Now, back to The Ice Palace. It’s the story of two 11-year-old girls, Siss and Unn. Siss is the leader in her school playground, the one whom all the other children gravitate towards. Unn is a recent arrival from another district, come to stay with her aunt (rumour has it, because she has been orphaned). Unn stands apart from all the others in the playground, but Siss is drawn to her nonetheless. It turns out that Unn would like to spend time with Siss after all, but will only do so if Siss visits her at home after school. Siss accepts the invitation.

The scene where the two girls are sitting in Unn’s bedroom is remarkably powerful. Tension builds and builds, but so much remains elusive. In this passage, for example, Siss and Unn are looking at their reflections in a mirror:

Four eyes full of gleams and radiance beneath their lashes, filling the looking-glass. Questions shooting out and then hiding again. I don’t know: Gleams and radiance, gleaming from you to me, and from me to you alone – into the mirror and out again, and never an answer about what this is, never an explanation.

In that moment, a unique spark of something has ignited between Siss and Unn; the whole sequence is full of the raw sense of two children working out the shape of their new friendship in the moment. As the scene progresses, it appears that Unn would like to disclose a deep secret to Siss, something that she hasn’t felt able to say to anyone else. However, just as Unn begins to do so, Siss feels uncomfortable and asks to leave.

The following morning, Unn (in the only chapter written from her viewpoint) feels that it would be too embarrassing to meet Siss again that day. Instead of going to school, Unn decides to explore the ice palace, a mysterious and beautiful structure which has been formed by a frozen waterfall. It’s there that Unn vanishes.

The rest of the novel revolves primarily around Siss, and her response to a world without Unn. At first, Siss promises to think about Unn – and no one else – for as long as Unn is missing. However, that leaves Siss the isolated one in the playground. She needs to find a different way to be. In this aspect, The Ice Palace is a coming-of-age story.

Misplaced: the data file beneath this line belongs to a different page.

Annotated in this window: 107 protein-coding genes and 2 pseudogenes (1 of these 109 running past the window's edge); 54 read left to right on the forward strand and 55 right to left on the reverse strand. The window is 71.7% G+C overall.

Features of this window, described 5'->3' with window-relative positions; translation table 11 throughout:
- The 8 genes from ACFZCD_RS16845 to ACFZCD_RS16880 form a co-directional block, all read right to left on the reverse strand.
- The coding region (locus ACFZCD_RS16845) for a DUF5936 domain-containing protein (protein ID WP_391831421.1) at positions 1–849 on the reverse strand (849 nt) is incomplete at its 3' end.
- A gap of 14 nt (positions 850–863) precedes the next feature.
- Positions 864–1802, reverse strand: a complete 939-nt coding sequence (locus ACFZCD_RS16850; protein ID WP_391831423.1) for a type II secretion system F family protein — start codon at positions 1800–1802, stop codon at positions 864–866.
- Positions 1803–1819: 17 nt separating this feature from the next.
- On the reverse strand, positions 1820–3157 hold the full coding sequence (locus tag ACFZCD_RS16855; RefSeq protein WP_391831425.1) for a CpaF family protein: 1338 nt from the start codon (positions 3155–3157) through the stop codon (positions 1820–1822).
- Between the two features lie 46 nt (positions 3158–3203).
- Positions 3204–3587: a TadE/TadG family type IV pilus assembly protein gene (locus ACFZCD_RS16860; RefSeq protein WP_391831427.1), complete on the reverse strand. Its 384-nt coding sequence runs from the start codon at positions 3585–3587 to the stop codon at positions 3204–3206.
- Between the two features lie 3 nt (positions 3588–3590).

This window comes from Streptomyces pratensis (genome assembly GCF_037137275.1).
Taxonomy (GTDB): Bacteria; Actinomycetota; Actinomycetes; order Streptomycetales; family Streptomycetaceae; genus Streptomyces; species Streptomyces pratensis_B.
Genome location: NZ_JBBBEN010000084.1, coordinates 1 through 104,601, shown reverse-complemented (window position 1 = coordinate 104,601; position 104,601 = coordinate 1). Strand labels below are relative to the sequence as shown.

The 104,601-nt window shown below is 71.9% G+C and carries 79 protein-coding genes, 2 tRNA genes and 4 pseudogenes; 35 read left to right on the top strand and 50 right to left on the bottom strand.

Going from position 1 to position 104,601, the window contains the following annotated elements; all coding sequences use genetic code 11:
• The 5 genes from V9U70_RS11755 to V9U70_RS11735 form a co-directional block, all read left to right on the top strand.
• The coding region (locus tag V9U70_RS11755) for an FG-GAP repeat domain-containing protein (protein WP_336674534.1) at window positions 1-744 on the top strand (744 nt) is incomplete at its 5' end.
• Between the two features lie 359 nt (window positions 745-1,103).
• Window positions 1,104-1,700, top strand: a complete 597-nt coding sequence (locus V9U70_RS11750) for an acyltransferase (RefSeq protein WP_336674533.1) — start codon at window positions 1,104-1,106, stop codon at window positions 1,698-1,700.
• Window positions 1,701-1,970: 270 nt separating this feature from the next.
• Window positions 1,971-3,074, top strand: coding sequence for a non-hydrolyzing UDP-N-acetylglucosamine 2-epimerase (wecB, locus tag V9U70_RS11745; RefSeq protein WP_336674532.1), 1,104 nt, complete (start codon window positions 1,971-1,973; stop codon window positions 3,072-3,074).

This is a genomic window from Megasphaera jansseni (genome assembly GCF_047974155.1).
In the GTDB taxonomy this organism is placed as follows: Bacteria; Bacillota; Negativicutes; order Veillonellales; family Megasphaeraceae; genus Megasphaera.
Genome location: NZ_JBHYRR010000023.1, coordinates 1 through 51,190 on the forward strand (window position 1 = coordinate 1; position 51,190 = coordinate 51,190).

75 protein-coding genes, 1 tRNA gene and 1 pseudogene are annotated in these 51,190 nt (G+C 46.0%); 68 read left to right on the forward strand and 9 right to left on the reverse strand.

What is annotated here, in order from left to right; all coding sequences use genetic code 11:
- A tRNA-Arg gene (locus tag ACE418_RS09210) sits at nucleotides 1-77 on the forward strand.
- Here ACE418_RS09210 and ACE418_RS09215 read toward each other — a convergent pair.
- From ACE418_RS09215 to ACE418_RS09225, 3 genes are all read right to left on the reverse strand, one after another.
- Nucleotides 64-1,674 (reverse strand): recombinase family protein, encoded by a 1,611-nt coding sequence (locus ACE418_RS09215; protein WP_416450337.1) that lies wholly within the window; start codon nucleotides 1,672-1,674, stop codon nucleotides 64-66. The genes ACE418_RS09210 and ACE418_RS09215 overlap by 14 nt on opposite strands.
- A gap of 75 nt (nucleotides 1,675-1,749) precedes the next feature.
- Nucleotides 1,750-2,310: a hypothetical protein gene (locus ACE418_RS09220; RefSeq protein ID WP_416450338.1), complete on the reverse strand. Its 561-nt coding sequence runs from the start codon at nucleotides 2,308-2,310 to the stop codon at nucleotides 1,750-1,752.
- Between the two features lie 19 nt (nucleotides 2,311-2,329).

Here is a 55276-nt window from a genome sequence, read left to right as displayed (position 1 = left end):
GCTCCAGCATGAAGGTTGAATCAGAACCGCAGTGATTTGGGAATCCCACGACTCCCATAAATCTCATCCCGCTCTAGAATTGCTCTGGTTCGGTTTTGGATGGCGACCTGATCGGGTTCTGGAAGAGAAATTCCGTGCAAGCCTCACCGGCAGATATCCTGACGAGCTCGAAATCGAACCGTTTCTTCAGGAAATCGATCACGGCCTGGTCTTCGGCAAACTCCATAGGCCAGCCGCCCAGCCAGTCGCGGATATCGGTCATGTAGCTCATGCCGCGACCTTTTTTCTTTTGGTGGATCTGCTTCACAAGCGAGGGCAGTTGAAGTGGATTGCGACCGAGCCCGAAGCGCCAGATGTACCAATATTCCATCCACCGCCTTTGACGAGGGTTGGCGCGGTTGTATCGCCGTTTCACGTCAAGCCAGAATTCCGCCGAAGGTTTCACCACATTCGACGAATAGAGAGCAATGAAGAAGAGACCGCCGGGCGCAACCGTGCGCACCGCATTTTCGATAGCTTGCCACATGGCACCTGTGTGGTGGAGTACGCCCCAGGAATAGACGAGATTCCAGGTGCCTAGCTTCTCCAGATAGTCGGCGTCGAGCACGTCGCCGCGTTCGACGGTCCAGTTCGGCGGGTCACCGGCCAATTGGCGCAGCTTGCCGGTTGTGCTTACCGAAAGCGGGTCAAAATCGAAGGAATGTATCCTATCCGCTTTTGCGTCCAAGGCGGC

Vesaas’ book is also concerned with the interaction of place and people: Siss and Unn’s aunt as members of the village community; the different circles of belonging at school; people’s fascination with the ice palace. When a group of village men are out late searching for Unn at the waterfall, Vesaas makes clear that any mystery or beauty about the place is a product of its observers’ perception:

There is something secret here. [The men] bring out what sorrows they may have and transfer them to this midnight play of light and suspicion of death. It makes things better, and through it they fool themselves into enchantment. They are dispersed in the angles of ice, the lanterns shoot transverse gleams, meeting the lights from other cracks and prisms – quite new beams are illuminated, just as quickly extinguished again for good.

The prose, in Elizabeth Rokkan’s translation, is a mixture of flowing sentences and jagged fragments. It helps turn what might seem on the surface to be a fairly straightforward novel into a sharper reading experience that stays long in the mind.

Book details

The Ice Palace (1963) by Tarjei Vesaas, tr. Elizabeth Rokkan (1993); original pub. Peter Owen, this edition Penguin Modern Classics; 140 pages; paperback (review copy).